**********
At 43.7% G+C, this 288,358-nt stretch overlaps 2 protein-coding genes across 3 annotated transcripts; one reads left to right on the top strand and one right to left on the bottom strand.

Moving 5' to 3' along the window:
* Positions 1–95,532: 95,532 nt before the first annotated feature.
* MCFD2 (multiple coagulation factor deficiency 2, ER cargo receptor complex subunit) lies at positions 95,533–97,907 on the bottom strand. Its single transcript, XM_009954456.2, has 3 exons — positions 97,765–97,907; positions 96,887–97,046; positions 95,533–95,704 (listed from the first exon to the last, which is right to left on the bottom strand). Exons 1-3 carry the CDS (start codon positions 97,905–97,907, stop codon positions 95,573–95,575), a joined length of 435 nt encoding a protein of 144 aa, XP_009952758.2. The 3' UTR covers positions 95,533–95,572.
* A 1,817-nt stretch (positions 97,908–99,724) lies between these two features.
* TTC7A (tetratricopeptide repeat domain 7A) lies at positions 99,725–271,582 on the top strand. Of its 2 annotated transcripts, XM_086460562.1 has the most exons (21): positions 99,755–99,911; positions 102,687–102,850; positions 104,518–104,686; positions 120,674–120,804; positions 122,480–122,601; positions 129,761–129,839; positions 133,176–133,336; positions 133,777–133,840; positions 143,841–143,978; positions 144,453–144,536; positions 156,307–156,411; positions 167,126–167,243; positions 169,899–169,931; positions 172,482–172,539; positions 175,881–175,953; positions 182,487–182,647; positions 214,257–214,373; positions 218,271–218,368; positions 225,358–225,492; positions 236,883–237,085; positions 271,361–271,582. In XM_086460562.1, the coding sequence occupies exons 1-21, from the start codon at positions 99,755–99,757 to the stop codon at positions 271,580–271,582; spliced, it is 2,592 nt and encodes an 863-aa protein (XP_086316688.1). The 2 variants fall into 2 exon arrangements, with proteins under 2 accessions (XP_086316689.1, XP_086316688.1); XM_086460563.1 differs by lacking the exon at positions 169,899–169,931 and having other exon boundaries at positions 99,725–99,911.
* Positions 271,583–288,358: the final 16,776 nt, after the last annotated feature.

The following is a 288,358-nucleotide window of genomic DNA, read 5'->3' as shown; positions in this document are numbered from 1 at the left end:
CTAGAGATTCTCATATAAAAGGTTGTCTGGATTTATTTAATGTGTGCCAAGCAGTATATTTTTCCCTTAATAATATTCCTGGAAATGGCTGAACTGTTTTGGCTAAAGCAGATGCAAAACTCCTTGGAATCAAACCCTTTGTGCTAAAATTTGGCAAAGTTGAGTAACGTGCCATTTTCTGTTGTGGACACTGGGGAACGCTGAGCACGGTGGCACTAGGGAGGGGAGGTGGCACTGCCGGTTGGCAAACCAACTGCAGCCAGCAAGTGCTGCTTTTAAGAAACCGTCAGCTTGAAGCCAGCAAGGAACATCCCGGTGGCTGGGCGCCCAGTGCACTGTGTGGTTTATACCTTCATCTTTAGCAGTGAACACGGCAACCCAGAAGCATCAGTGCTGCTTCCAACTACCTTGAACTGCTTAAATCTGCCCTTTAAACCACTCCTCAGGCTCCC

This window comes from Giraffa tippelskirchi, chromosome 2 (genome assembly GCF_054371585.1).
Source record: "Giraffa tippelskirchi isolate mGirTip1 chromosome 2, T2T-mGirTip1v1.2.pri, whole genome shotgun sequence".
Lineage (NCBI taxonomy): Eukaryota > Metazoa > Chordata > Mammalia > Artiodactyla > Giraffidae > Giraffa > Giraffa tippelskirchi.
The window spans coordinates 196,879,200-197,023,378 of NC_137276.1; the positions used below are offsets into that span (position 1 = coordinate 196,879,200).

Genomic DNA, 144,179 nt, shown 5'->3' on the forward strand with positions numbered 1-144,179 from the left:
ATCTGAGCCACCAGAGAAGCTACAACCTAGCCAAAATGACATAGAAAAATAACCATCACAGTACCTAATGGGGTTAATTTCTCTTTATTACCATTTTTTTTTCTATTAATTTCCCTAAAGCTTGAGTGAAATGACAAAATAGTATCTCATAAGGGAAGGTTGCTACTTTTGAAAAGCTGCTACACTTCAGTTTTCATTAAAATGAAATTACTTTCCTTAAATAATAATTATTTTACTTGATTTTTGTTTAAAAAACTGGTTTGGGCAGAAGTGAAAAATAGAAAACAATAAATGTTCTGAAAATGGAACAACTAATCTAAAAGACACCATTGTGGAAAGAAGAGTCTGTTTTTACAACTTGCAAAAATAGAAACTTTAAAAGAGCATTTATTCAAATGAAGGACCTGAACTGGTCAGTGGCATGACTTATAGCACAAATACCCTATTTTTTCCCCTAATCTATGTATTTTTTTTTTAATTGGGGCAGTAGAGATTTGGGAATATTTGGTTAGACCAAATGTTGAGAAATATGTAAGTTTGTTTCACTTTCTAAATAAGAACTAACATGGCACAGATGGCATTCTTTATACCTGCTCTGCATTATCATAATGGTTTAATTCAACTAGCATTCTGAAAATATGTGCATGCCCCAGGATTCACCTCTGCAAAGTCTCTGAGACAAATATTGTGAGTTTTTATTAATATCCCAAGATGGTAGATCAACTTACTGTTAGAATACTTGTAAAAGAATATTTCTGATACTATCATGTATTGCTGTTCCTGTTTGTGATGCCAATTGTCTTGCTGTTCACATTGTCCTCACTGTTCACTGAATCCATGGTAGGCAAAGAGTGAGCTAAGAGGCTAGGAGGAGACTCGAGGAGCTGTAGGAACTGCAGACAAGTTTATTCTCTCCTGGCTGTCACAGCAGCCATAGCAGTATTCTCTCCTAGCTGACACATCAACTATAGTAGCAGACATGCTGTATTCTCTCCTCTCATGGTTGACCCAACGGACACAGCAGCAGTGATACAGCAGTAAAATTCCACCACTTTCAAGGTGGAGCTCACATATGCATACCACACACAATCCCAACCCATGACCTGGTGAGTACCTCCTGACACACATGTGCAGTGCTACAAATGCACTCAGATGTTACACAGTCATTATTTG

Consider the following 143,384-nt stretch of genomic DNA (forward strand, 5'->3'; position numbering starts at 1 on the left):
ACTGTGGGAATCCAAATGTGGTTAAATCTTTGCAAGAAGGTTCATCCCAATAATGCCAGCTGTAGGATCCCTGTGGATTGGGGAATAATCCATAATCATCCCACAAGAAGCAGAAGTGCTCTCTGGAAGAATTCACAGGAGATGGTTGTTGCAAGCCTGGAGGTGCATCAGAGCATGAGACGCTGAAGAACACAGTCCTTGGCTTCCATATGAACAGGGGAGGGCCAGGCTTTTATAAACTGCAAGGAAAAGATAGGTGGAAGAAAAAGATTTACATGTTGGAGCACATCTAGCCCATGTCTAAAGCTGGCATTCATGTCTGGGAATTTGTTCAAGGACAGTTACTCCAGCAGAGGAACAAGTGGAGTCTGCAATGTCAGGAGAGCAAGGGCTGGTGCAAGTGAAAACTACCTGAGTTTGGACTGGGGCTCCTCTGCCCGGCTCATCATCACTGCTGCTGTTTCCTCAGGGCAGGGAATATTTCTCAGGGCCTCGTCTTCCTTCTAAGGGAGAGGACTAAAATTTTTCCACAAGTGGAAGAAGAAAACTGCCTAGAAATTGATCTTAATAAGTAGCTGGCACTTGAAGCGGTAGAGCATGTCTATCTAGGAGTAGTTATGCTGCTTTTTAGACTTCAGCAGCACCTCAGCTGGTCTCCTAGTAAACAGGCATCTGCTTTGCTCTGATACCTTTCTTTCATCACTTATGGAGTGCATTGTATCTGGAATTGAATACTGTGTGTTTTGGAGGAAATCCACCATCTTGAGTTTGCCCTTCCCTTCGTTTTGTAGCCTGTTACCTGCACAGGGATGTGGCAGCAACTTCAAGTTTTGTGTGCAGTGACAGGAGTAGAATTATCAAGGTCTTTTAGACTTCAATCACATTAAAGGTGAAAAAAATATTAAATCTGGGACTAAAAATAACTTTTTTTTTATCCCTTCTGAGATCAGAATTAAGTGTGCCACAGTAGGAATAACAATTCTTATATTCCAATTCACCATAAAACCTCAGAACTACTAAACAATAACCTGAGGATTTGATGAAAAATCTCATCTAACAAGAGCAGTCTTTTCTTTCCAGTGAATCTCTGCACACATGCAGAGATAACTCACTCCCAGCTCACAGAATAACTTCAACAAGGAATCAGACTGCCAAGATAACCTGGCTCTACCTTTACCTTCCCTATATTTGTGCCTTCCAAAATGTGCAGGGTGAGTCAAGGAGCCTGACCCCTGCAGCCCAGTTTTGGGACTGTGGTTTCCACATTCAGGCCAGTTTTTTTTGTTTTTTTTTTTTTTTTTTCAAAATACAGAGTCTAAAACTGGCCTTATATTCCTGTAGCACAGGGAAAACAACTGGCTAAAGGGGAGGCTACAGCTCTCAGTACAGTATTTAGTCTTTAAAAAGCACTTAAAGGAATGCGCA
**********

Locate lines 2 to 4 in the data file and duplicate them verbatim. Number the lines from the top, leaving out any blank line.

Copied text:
Moving 5' to 3' along the window:
* Positions 1–95,532: 95,532 nt before the first annotated feature.
* MCFD2 (multiple coagulation factor deficiency 2, ER cargo receptor complex subunit) lies at positions 95,533–97,907 on the bottom strand. Its single transcript, XM_009954456.2, has 3 exons — positions 97,765–97,907; positions 96,887–97,046; positions 95,533–95,704 (listed from the first exon to the last, which is right to left on the bottom strand). Exons 1-3 carry the CDS (start codon positions 97,905–97,907, stop codon positions 95,573–95,575), a joined length of 435 nt encoding a protein of 144 aa, XP_009952758.2. The 3' UTR covers positions 95,533–95,572.